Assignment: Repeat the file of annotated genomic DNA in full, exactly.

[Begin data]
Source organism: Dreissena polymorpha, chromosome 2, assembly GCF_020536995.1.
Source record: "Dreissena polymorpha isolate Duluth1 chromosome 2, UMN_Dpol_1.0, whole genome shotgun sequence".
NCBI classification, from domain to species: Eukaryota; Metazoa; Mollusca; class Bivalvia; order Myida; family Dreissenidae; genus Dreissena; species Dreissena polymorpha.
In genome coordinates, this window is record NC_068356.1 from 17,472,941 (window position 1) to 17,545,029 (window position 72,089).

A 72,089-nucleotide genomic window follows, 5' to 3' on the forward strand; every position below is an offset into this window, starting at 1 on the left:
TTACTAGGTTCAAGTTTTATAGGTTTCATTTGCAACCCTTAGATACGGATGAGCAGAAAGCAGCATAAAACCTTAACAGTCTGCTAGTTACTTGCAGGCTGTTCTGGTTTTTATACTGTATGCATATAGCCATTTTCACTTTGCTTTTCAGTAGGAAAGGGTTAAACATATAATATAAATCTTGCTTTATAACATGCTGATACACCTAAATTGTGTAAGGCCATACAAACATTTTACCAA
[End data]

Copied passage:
Source organism: Dreissena polymorpha, chromosome 2, assembly GCF_020536995.1.
Source record: "Dreissena polymorpha isolate Duluth1 chromosome 2, UMN_Dpol_1.0, whole genome shotgun sequence".
NCBI classification, from domain to species: Eukaryota; Metazoa; Mollusca; class Bivalvia; order Myida; family Dreissenidae; genus Dreissena; species Dreissena polymorpha.
In genome coordinates, this window is record NC_068356.1 from 17,472,941 (window position 1) to 17,545,029 (window position 72,089).

A 72,089-nucleotide genomic window follows, 5' to 3' on the forward strand; every position below is an offset into this window, starting at 1 on the left:
TTACTAGGTTCAAGTTTTATAGGTTTCATTTGCAACCCTTAGATACGGATGAGCAGAAAGCAGCATAAAACCTTAACAGTCTGCTAGTTACTTGCAGGCTGTTCTGGTTTTTATACTGTATGCATATAGCCATTTTCACTTTGCTTTTCAGTAGGAAAGGGTTAAACATATAATATAAATCTTGCTTTATAACATGCTGATACACCTAAATTGTGTAAGGCCATACAAACATTTTACCAA